Shyra Johnson: Agent of Change

Shyra Johnson: Agent of Change

Shyra Johnson had a clear goal in mind: “I always knew I wanted my own sports agency by the time I was 30.”

To the average person, this may sound like a lofty aspiration. But Johnson has never settled for average. She bested this goal by nine years when, in early 2022, the FAU graduate student passed the National Basketball Players Association Agent Certification Exam at 21, becoming the youngest certified sports agent in history. She had already started Team Empire Sports, her own agency, where she now represents a roster of 10 to 15 athletes.

“They’re coming from all over; they have the most amazing stories,” Johnson, now 22, says.

“There’s a lot of ethnicity, I would say. I have a young woman who’s a gymnast, who is from China. I have a lot of individuals from different parts of Africa—Ghana, Nigeria. And they cross different sports.”

Johnson is acutely aware of the relentless drive required to succeed in professional sports. It’s a mindset she has shared, from academics to athletics to business.

The youngest of three children, she grew up in Ocala, Florida, to parents who treated scholastic achievement as paramount. “You couldn’t get less than a B,” Johnson says. She became one of only three straight-A students in her middle school while excelling in a variety of sports, from cheerleading and basketball to track and tennis. (Athletic prowess runs in the family; one cousin, Tameria Johnson, plays college hoops for the University of Delaware, while another, Tony Johnson, is a wide receiver for the FAU Owls.) Her father seeded the career choice of sports representation when she was 14, and she has approached the vocation with a single-minded focus. “I was thinking of [studying to be] a doctor or a lawyer, but I knew that whatever I chose, I’d be really good at it,” she says.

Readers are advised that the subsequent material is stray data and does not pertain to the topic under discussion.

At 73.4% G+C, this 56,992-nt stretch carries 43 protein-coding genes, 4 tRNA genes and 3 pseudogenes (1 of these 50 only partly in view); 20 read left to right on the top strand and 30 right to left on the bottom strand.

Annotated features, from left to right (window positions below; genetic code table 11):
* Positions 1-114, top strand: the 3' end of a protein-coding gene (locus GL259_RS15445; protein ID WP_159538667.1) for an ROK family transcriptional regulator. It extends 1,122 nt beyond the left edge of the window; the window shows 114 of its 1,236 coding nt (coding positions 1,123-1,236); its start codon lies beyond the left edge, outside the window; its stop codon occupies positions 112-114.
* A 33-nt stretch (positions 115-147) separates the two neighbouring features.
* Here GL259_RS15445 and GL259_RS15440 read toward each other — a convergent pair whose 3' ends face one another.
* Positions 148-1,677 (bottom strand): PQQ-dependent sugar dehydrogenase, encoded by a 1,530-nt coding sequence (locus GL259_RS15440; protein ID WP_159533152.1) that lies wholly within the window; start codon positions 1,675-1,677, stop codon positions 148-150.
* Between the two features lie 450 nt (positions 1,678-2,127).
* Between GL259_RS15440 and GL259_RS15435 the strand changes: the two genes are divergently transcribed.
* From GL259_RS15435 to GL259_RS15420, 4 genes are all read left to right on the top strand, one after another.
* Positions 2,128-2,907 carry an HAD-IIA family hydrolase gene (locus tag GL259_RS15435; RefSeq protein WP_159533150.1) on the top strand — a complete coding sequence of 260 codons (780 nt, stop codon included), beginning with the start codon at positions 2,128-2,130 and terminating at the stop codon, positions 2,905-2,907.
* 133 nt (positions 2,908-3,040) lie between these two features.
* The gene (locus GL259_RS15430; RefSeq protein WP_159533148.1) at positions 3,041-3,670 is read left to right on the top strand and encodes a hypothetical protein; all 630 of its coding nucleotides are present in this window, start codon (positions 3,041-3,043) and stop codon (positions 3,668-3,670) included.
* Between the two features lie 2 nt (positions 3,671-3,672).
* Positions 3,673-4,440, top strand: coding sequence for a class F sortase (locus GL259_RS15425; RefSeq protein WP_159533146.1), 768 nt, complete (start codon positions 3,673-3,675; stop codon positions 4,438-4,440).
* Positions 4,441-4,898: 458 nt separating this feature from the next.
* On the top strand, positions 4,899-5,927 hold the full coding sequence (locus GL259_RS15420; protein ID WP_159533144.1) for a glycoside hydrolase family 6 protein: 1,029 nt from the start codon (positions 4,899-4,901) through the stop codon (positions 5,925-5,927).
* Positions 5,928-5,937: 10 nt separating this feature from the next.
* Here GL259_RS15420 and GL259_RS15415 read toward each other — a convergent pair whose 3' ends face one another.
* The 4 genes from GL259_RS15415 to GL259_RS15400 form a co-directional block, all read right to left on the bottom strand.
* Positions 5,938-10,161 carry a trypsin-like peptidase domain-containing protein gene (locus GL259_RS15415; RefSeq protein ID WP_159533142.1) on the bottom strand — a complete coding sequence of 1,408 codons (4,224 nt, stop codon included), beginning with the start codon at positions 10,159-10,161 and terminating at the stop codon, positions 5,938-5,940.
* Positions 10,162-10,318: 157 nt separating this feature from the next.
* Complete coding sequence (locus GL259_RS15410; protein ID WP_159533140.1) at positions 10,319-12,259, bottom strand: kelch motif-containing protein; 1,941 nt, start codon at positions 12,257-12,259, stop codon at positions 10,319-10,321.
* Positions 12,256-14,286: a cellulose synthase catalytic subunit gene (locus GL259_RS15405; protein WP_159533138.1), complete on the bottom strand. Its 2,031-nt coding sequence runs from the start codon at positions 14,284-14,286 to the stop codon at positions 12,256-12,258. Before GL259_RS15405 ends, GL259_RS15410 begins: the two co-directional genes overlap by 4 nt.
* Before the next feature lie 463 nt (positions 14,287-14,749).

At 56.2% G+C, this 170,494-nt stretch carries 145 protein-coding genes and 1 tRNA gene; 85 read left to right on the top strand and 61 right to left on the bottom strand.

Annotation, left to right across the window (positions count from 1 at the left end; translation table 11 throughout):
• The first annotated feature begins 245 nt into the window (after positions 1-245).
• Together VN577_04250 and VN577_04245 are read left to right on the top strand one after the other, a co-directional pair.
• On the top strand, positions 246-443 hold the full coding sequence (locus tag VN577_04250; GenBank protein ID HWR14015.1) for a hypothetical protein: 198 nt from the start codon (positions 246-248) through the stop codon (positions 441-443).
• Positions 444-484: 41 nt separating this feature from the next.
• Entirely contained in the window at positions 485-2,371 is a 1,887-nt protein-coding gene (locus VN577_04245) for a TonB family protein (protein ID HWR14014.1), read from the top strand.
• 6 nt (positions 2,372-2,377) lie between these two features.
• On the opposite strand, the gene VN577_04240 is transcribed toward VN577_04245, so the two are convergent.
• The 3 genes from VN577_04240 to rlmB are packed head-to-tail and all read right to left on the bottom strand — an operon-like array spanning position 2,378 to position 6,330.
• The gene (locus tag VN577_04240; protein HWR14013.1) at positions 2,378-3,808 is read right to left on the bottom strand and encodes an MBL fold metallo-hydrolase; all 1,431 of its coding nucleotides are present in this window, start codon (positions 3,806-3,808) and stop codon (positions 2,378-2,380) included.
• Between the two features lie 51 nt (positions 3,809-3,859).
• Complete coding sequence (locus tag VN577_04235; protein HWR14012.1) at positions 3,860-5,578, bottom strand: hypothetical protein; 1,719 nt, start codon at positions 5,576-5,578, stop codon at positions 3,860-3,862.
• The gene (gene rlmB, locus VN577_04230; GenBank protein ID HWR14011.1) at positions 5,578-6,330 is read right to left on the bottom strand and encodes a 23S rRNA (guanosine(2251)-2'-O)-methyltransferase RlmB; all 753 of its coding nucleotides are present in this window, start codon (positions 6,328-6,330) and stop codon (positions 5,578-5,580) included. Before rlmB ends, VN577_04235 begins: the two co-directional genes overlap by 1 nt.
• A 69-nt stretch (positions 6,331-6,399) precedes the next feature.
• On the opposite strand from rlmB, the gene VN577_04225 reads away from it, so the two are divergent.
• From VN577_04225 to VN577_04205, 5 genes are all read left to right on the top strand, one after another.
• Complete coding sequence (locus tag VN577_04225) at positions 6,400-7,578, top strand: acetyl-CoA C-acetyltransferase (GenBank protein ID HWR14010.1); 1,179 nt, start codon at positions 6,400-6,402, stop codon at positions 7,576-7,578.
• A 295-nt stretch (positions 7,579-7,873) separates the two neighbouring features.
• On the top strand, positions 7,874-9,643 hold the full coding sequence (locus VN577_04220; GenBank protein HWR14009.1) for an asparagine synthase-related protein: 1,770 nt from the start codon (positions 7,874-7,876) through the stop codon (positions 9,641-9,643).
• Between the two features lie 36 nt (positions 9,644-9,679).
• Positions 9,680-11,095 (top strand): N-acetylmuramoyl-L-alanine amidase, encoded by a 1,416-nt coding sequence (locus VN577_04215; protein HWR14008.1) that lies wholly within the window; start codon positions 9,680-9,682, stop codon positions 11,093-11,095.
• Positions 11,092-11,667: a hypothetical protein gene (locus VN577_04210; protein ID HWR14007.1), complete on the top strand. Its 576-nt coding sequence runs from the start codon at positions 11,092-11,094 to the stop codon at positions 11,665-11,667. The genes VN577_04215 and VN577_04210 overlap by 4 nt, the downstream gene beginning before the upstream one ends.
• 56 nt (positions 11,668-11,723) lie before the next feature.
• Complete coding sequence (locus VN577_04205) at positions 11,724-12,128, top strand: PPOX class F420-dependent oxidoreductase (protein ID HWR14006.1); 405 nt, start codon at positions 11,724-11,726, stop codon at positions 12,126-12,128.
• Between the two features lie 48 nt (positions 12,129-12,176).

She gravitated to FAU for its lifestyle and access to talent and capital. But it was her acceptance into the Kelly/Strul Emerging Scholars Program that fostered the environment for her to pursue her dreams. The program allows outstanding, first-generation, financially strapped students such as Johnson to graduate debt-free.

By John Thomason

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